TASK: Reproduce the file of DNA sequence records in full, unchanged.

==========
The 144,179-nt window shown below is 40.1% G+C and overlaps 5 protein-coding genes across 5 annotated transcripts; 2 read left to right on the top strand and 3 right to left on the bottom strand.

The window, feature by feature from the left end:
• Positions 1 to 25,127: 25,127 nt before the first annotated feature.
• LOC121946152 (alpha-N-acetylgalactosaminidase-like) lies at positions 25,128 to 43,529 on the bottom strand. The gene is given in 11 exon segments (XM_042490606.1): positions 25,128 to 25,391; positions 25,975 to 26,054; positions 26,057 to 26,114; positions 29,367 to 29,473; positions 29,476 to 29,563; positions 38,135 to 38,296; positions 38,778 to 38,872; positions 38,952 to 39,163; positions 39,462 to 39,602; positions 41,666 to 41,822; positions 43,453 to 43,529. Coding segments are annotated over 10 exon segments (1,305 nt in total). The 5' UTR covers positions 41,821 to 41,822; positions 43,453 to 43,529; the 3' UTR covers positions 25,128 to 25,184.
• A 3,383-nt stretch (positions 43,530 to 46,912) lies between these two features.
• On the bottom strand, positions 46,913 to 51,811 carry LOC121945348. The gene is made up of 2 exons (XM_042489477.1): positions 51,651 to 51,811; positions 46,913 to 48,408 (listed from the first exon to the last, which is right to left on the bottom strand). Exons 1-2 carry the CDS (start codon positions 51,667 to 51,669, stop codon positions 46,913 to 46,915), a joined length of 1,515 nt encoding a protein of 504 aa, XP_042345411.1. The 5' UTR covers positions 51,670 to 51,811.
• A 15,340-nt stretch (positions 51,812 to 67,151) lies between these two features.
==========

The 144,179-nt window shown below is 40.1% G+C and overlaps 5 protein-coding genes across 5 annotated transcripts; 2 read left to right on the top strand and 3 right to left on the bottom strand.

The window, feature by feature from the left end:
• Positions 1 to 25,127: 25,127 nt before the first annotated feature.
• LOC121946152 (alpha-N-acetylgalactosaminidase-like) lies at positions 25,128 to 43,529 on the bottom strand. The gene is given in 11 exon segments (XM_042490606.1): positions 25,128 to 25,391; positions 25,975 to 26,054; positions 26,057 to 26,114; positions 29,367 to 29,473; positions 29,476 to 29,563; positions 38,135 to 38,296; positions 38,778 to 38,872; positions 38,952 to 39,163; positions 39,462 to 39,602; positions 41,666 to 41,822; positions 43,453 to 43,529. Coding segments are annotated over 10 exon segments (1,305 nt in total). The 5' UTR covers positions 41,821 to 41,822; positions 43,453 to 43,529; the 3' UTR covers positions 25,128 to 25,184.
• A 3,383-nt stretch (positions 43,530 to 46,912) lies between these two features.
• On the bottom strand, positions 46,913 to 51,811 carry LOC121945348. The gene is made up of 2 exons (XM_042489477.1): positions 51,651 to 51,811; positions 46,913 to 48,408 (listed from the first exon to the last, which is right to left on the bottom strand). Exons 1-2 carry the CDS (start codon positions 51,667 to 51,669, stop codon positions 46,913 to 46,915), a joined length of 1,515 nt encoding a protein of 504 aa, XP_042345411.1. The 5' UTR covers positions 51,670 to 51,811.
• A 15,340-nt stretch (positions 51,812 to 67,151) lies between these two features.